In some embodiments a method of making an LED assembly comprises removably mounting an electrically conductive trace in a fixture; electrically coupling a plurality of LEDs to the electrically conductive trace; removing the electrically conductive trace having the LEDs mounted thereon from the fixture such that the electrically conductive trace electrically connects the plurality of LEDs and physically supports the plurality of LEDs relative to one another. The LEDs may be electrically coupled to the electrically conductive trace using one of solder and conductive epoxy.

DETAILED DESCRIPTION

Embodiments of the present invention now will be described more fully hereinafter with reference to the accompanying drawings, in which embodiments of the invention are shown. This invention may, however, be embodied in many different forms and should not be construed as limited to the embodiments set forth herein. Rather, these embodiments are provided so that this disclosure will be thorough and complete, and will fully convey the scope of the invention to those skilled in the art. Like numbers refer to like elements throughout.

It will be understood that, although the terms first, second, etc. may be used herein to describe various elements, these elements should not be limited by these terms. These terms are only used to distinguish one element from another. For example, a first element could be termed a second element, and, similarly, a second element could be termed a first element, without departing from the scope of the present invention. As used herein, the term “and/or” includes any and all combinations of one or more of the associated listed items.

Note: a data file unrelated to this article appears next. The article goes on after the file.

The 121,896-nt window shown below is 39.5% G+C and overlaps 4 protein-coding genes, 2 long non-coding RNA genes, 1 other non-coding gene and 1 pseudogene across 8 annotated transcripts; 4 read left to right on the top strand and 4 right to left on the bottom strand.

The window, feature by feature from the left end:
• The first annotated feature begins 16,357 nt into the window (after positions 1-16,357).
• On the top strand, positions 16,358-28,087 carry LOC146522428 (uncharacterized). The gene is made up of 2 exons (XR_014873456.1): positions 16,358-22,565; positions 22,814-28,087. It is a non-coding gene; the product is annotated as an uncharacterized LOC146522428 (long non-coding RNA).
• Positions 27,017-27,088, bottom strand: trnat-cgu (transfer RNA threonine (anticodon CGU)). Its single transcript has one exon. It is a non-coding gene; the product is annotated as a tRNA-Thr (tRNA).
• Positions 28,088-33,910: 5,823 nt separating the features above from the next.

It will be understood that when an element such as a layer, region or substrate is referred to as being “on” or extending “onto” another element, it can be directly on or extend directly onto the other element or intervening elements may also be present. In contrast, when an element is referred to as being “directly on” or extending “directly onto” another element, there are no intervening elements present. It will also be understood that when an element is referred to as being “connected” or “coupled” to another element, it can be directly connected or coupled to the other element or intervening elements may be present. In contrast, when an element is referred to as being “directly connected” or “directly coupled” to another element, there are no intervening elements present.